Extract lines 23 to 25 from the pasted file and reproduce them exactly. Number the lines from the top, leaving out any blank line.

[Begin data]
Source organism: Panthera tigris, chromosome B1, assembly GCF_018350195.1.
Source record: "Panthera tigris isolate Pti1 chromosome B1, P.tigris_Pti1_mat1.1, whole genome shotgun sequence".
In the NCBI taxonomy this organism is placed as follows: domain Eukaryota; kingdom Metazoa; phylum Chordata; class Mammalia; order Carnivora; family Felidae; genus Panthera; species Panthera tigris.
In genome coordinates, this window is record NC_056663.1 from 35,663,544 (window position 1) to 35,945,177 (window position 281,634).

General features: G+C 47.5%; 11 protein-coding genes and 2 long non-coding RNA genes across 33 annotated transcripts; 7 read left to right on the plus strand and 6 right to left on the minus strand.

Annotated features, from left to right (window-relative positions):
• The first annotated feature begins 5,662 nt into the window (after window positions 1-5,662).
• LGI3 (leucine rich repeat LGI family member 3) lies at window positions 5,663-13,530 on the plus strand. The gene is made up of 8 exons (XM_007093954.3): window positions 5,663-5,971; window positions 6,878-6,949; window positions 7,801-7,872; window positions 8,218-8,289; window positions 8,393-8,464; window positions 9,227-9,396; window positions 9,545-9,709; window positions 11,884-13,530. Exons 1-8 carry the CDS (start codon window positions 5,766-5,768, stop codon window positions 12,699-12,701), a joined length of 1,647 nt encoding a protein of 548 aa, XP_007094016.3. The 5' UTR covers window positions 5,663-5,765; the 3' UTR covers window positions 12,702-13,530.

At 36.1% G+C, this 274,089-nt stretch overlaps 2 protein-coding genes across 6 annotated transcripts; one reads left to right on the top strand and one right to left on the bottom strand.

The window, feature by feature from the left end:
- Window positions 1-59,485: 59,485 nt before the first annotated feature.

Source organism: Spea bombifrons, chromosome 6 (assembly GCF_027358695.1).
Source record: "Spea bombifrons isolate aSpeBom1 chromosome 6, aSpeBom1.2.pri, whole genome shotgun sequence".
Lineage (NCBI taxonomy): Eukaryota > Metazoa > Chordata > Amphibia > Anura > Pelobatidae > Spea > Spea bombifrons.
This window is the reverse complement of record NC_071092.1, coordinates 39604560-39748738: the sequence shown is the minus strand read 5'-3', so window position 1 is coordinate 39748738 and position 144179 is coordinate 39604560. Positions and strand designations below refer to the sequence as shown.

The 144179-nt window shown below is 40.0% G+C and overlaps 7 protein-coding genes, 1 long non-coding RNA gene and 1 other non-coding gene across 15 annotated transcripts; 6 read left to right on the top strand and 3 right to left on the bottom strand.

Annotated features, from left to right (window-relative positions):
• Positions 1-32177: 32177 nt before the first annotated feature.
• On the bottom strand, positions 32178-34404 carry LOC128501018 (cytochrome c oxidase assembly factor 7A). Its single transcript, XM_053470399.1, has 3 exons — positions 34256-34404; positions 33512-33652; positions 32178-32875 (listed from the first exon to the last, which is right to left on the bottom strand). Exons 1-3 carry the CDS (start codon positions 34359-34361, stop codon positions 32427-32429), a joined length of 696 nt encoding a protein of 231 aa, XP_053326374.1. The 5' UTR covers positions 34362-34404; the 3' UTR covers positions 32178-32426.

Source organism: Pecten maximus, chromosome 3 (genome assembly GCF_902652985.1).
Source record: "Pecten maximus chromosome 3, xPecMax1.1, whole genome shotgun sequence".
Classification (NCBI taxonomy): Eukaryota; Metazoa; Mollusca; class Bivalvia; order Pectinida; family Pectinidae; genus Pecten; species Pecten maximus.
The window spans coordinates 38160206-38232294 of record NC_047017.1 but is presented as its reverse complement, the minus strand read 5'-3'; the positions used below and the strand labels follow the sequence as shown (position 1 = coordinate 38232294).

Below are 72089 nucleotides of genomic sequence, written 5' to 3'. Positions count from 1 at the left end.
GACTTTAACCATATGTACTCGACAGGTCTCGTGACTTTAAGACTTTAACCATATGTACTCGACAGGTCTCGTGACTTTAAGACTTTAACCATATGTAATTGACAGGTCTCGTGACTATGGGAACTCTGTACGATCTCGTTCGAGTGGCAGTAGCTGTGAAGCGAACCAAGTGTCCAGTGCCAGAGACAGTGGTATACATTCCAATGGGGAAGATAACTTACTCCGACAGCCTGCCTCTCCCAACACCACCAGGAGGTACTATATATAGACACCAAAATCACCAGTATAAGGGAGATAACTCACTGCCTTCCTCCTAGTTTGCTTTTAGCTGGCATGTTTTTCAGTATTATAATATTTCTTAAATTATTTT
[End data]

The window spans coordinates 38160206-38232294 of record NC_047017.1 but is presented as its reverse complement, the minus strand read 5'-3'; the positions used below and the strand labels follow the sequence as shown (position 1 = coordinate 38232294).

Below are 72089 nucleotides of genomic sequence, written 5' to 3'. Positions count from 1 at the left end.
GACTTTAACCATATGTACTCGACAGGTCTCGTGACTTTAAGACTTTAACCATATGTACTCGACAGGTCTCGTGACTTTAAGACTTTAACCATATGTAATTGACAGGTCTCGTGACTATGGGAACTCTGTACGATCTCGTTCGAGTGGCAGTAGCTGTGAAGCGAACCAAGTGTCCAGTGCCAGAGACAGTGGTATACATTCCAATGGGGAAGATAACTTACTCCGACAGCCTGCCTCTCCCAACACCACCAGGAGGTACTATATATAGACACCAAAATCACCAGTATAAGGGAGATAACTCACTGCCTTCCTCCTAGTTTGCTTTTAGCTGGCATGTTTTTCAGTATTATAATATTTCTTAAATTATTTT